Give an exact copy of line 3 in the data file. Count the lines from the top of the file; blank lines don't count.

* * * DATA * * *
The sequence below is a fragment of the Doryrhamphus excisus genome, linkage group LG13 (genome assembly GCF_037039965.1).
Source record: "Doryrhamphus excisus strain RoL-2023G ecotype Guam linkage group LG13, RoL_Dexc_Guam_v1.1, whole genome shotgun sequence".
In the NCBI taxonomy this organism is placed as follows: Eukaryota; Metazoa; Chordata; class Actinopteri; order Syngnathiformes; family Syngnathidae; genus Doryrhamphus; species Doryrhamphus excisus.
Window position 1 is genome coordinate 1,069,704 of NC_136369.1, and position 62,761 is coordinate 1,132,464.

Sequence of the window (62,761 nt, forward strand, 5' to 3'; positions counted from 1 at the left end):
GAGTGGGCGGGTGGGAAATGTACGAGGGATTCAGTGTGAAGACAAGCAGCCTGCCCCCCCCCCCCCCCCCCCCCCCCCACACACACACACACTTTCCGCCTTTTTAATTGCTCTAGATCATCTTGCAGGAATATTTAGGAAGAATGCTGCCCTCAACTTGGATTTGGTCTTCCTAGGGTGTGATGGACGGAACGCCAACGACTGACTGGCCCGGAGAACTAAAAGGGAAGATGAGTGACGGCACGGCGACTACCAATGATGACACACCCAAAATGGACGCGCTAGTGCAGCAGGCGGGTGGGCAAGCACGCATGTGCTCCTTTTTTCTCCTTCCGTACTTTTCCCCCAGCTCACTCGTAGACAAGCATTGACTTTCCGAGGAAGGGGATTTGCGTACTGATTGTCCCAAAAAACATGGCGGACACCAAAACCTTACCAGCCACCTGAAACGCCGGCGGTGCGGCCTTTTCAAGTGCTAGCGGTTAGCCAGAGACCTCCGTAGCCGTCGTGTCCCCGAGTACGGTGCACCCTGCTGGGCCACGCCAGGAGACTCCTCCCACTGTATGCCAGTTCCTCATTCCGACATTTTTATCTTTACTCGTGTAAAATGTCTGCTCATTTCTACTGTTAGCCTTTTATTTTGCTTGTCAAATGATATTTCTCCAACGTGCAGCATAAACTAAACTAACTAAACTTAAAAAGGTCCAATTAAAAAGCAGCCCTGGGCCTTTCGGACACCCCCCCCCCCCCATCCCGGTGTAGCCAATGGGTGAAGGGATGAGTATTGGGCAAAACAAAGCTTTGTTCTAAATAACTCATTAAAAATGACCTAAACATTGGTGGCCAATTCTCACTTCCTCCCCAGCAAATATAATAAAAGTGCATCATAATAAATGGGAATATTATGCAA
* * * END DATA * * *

In the NCBI taxonomy this organism is placed as follows: Eukaryota; Metazoa; Chordata; class Actinopteri; order Syngnathiformes; family Syngnathidae; genus Doryrhamphus; species Doryrhamphus excisus.